In the opening pages of Deborah Crombie’s 14th novel, DCI Rebecca [“Becca”] Meredith, an Olympic contender and a senior officer in West London’s Major Crimes unit, is found dead in the waters of the Thames near her home in the town of Henley, 35 miles from London. The events that follow take place, amazingly, over a period of about a week. I say ’amazingly’ because so much happens, in a terrifically plotted novel. The case falls to Detective Superintendent Duncan Kincaid, of Scotland Yard’s Murder Investigation Team, with some aspects of it falling to his bride, Gemma James, DI with the Notting Hill Police.
The book is filled with wonderfully drawn characters, including not only both the protagonists but also Kincaid’s partner, Sgt. Doug Cullen, about to become a first-time homeowner and nervous at the prospect; Gemma’s colleague, Melody Talbot; Becca’s ex-husband, Freddy; Kiernan Connolly and Tavie Larssen, members of the SAR [Search and Rescue], or K-9, team as well as its four-legged members, Finn, a Labrador retriever and Tosh, a German shepherd, every bit a part of the plot as are their human partners.
The common thread among several of the characters is a love of – in fact, a passion for – rowing or, to be more specific, sculling, a very specific skill employing the use of sleek racing shells, apparently a world of its own. Just how much so is made very clear through the author’s use of quotes, preceding the start of most chapters, from various publications on the subject, as well as Ms. Crombie’s own prose in the early pages, describing the victim shortly before she is killed: “she sat backwards on a sliver of carbon fiber narrower than her body, inches above the water, and that only her skill and determination kept her fragile craft from the river’s dark grasp.”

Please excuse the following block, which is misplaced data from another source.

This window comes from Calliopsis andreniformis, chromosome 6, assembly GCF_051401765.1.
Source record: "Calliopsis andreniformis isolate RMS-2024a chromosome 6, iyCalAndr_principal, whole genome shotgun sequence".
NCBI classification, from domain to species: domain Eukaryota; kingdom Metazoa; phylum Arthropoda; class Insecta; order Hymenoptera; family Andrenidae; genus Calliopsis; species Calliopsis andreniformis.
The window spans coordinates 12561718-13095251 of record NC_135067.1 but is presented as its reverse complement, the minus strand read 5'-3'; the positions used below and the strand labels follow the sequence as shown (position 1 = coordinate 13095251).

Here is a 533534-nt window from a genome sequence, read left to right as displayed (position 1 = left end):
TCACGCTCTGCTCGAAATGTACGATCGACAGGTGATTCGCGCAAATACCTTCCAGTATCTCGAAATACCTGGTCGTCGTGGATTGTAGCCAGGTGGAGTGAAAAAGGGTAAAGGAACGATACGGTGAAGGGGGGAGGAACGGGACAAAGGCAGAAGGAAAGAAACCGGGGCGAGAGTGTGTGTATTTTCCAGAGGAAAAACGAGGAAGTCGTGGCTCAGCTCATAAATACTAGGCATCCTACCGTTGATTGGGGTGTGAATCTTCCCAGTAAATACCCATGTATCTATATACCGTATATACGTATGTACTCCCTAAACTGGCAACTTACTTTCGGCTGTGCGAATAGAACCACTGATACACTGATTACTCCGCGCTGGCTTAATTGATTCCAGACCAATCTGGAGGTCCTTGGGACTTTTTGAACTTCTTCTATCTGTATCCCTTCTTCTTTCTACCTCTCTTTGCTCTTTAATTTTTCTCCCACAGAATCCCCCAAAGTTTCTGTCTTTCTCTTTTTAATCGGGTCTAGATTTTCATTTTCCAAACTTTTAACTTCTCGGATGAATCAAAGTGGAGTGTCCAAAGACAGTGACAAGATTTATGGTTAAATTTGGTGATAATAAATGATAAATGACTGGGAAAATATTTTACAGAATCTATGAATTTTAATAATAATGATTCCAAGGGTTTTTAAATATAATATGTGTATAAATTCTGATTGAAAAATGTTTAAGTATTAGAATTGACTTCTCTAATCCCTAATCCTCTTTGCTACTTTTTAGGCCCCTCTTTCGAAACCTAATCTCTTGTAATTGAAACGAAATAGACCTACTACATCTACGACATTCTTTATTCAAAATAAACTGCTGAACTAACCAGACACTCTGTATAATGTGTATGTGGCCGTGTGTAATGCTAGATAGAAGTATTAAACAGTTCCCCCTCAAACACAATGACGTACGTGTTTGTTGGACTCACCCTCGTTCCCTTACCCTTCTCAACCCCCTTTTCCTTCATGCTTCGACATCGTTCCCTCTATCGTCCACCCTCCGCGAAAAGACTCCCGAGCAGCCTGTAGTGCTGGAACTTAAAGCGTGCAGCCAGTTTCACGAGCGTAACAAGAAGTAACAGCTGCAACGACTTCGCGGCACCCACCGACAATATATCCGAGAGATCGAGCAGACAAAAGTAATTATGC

The James/Kincaid family dynamic of ‘his’ [Kit], ‘hers’ [Toby - - their respective 14-year-old sons], and ‘theirs’ [Charlotte, the mixed-race 3-year-old foster child they are planning to formally adopt], is a constantly active one that makes the protags’ personal lives every bit as engaging as their professional ones.
The author comments “Things were always so much more complicated than they appeared on the surface,” and employs mini-cliffhangers throughout, maximizing the suspense, as well as some shocking revelations, producing several OMG moments. But I’ll leave those
discoveries to the readers of this highly-recommended novel.
Reviewer: Gloria Feit
After returning to Dallas and working for several years in her family business (manufacturer’s reps for theater concessions) while raising her daughter Kayti, she wrote her first Detective Superintendent Duncan Kincaid/Sergeant Gemma James novel. A Share in Death (Scribner 1993), was subsequently given Agatha and Macavity nominations for Best First Novel of 1993. All Shall Be Well, Leave the...